The United States and Mozambique have launched a third Joint Combined Exchange Training (JCET) programme, in which the US Army will partner with the Mozambican military to hone special operations skills.
The US Embassy in Mozambique said the JCET programme, the third within ten months, was launched on 31 January.
The JCET programme provides foreign military and US special operations forces an opportunity to exchange knowledge and best practices, the Embassy said. In addition to military training, the two-month US Department of Defence (DoD) JCET exercise will focus on the law of armed conflict, human rights, and medical training.
“As a strategic partner, the United States is committed to ensuring our military-to-military engagements continue during such an important moment for Mozambique’s national security,” said US Ambassador to Mozambique Dennis W Hearne. “Military exchanges like these are important for the security and prosperity of Mozambique and the region.”
This is the third JCET exercise in Mozambique since March 2021, a show of a sustained increase in US-Mozambican security cooperation. In November 2021, Africa Command Commander General Stephen J Townsend visited Maputo, one month after Expeditionary Sea Base USS Hershel “Woody” Williams (ESB 4) made a scheduled port visit.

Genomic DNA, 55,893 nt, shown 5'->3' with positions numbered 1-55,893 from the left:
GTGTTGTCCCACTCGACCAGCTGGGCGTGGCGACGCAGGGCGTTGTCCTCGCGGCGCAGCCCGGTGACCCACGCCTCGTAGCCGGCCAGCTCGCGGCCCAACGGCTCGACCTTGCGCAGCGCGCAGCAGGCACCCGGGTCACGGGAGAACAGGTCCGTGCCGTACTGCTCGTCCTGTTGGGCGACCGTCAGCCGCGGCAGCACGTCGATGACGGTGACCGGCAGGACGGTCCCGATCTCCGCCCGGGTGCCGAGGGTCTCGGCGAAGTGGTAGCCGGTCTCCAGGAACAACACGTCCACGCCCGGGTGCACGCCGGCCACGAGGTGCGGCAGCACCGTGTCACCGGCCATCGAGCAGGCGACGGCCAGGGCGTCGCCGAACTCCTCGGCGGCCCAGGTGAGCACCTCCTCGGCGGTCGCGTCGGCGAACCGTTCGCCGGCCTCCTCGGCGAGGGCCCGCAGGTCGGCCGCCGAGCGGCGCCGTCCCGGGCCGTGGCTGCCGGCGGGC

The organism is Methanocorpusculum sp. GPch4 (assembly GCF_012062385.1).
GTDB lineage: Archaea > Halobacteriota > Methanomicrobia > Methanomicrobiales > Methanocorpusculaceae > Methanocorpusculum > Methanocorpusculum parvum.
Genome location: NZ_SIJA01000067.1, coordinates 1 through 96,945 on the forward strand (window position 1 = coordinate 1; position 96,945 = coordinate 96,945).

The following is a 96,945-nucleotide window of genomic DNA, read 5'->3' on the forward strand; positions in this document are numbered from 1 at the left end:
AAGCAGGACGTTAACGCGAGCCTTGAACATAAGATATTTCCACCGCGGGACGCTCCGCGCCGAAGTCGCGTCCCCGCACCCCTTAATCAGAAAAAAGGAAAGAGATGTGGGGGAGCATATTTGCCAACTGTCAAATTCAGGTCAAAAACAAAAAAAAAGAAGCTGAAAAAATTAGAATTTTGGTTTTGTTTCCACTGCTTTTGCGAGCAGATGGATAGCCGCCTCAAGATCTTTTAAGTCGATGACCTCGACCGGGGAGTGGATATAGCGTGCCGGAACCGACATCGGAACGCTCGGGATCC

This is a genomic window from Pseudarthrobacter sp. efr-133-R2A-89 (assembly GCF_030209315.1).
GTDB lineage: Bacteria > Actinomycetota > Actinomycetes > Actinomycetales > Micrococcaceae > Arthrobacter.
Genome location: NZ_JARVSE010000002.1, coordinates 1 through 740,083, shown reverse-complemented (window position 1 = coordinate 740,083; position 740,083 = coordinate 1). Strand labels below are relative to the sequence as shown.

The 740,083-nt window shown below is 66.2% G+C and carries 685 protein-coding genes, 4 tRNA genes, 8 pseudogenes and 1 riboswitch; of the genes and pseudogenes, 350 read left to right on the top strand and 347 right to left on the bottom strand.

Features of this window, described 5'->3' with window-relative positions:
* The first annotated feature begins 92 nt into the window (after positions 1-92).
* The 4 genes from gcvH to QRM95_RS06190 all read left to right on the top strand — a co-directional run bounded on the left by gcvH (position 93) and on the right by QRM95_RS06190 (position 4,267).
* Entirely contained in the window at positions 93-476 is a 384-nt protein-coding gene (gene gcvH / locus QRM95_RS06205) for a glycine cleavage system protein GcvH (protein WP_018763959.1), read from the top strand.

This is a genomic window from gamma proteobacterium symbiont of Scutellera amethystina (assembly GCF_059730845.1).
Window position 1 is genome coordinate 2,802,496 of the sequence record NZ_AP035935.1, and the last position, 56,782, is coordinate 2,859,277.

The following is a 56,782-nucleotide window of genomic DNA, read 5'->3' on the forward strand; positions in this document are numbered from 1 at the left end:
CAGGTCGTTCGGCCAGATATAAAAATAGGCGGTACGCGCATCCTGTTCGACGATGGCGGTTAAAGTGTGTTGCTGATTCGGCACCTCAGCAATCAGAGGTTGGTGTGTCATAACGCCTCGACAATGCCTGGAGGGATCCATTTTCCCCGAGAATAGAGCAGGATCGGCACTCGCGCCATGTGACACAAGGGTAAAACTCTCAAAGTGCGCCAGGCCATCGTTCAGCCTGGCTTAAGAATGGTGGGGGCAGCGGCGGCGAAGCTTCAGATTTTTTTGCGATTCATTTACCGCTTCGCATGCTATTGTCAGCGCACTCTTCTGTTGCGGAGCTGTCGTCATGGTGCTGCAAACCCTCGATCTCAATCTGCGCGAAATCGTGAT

The DoD also provided tactical combat casualty care and combat lifesaver training courses for the Mozambican armed forces in 2021, which will continue in 2022. Mozambique participated in the second multinational maritime exercise Cutlass Express in January 2022 and continues its long-standing participation in the International Military Education and Training (IMET) programme.
The first JCET programme was launched in March 2021 and saw US military personnel train Mozambican marines. This concluded in May and was followed by tactical combat casualty care and combat lifesaver training courses in June 2021. The second round of JCET training took place from August, with US Special Operations Forces training with more than 100 Mozambican commandos and rangers to improve capabilities on the battlefield.
The European Union, meanwhile, recently launched its EU Training Mission Mozambique. This two-year mission began operations in November with the mandate to support a more efficient and effective response by Mozambique’s military to the crisis in Cabo Delgado. Military personnel undergoing training will be part of a future quick reaction force (QRF).